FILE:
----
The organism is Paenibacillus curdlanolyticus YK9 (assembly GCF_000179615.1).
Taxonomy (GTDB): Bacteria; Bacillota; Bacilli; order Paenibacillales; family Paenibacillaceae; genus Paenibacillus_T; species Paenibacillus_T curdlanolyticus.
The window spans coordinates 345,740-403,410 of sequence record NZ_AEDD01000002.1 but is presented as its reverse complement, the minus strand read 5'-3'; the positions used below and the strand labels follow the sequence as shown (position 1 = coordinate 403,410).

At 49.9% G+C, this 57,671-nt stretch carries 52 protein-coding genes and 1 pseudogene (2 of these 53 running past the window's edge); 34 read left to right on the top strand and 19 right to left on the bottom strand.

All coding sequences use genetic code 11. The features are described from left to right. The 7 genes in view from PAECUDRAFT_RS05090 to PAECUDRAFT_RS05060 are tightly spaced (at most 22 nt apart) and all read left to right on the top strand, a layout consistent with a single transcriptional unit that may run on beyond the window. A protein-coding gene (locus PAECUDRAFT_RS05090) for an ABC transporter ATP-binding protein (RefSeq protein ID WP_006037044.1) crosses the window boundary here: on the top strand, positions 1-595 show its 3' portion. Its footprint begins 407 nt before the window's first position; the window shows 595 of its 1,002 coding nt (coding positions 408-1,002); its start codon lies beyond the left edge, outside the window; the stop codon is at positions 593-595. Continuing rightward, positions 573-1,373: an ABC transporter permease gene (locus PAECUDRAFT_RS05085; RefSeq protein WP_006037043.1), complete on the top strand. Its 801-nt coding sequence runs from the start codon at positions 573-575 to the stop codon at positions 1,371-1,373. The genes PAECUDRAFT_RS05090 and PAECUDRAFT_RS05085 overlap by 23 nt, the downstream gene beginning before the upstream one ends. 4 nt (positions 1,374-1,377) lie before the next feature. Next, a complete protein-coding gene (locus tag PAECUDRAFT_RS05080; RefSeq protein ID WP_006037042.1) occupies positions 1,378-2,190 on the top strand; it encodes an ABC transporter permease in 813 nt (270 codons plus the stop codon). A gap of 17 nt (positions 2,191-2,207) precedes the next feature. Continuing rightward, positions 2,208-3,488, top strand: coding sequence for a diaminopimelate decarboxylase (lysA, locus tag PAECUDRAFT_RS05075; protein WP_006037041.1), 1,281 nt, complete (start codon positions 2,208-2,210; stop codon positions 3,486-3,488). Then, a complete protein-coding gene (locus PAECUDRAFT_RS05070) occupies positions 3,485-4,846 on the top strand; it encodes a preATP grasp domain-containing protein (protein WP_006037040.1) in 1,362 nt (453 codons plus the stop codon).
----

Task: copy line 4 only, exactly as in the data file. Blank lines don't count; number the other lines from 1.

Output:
At 49.9% G+C, this 57,671-nt stretch carries 52 protein-coding genes and 1 pseudogene (2 of these 53 running past the window's edge); 34 read left to right on the top strand and 19 right to left on the bottom strand.